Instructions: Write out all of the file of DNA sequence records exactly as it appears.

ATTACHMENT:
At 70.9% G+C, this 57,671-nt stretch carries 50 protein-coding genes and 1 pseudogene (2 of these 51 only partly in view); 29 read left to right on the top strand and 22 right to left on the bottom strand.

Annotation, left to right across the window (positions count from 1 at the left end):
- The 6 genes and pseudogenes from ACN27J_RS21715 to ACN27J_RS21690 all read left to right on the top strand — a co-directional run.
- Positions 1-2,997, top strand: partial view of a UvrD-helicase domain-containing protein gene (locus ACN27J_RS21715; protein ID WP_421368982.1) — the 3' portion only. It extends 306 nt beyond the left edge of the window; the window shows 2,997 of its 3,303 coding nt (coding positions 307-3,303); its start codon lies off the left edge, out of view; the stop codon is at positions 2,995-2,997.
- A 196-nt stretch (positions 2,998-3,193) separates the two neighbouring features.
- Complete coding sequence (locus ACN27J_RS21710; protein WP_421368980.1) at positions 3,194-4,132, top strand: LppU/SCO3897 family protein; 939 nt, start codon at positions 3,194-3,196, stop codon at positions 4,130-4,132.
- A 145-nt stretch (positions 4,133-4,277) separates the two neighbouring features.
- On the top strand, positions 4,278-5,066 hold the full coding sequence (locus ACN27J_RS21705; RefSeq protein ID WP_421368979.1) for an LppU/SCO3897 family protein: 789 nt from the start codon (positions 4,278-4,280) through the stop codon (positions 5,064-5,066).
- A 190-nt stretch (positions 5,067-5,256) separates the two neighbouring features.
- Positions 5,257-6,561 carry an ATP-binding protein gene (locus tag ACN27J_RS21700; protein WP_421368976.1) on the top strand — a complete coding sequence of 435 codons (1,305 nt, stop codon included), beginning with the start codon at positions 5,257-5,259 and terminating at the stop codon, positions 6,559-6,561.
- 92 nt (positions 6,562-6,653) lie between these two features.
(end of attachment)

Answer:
At 70.9% G+C, this 57,671-nt stretch carries 50 protein-coding genes and 1 pseudogene (2 of these 51 only partly in view); 29 read left to right on the top strand and 22 right to left on the bottom strand.

Annotation, left to right across the window (positions count from 1 at the left end):
- The 6 genes and pseudogenes from ACN27J_RS21715 to ACN27J_RS21690 all read left to right on the top strand — a co-directional run.
- Positions 1-2,997, top strand: partial view of a UvrD-helicase domain-containing protein gene (locus ACN27J_RS21715; protein ID WP_421368982.1) — the 3' portion only. It extends 306 nt beyond the left edge of the window; the window shows 2,997 of its 3,303 coding nt (coding positions 307-3,303); its start codon lies off the left edge, out of view; the stop codon is at positions 2,995-2,997.
- A 196-nt stretch (positions 2,998-3,193) separates the two neighbouring features.
- Complete coding sequence (locus ACN27J_RS21710; protein WP_421368980.1) at positions 3,194-4,132, top strand: LppU/SCO3897 family protein; 939 nt, start codon at positions 3,194-3,196, stop codon at positions 4,130-4,132.
- A 145-nt stretch (positions 4,133-4,277) separates the two neighbouring features.
- On the top strand, positions 4,278-5,066 hold the full coding sequence (locus ACN27J_RS21705; RefSeq protein ID WP_421368979.1) for an LppU/SCO3897 family protein: 789 nt from the start codon (positions 4,278-4,280) through the stop codon (positions 5,064-5,066).
- A 190-nt stretch (positions 5,067-5,256) separates the two neighbouring features.
- Positions 5,257-6,561 carry an ATP-binding protein gene (locus tag ACN27J_RS21700; protein WP_421368976.1) on the top strand — a complete coding sequence of 435 codons (1,305 nt, stop codon included), beginning with the start codon at positions 5,257-5,259 and terminating at the stop codon, positions 6,559-6,561.
- 92 nt (positions 6,562-6,653) lie between these two features.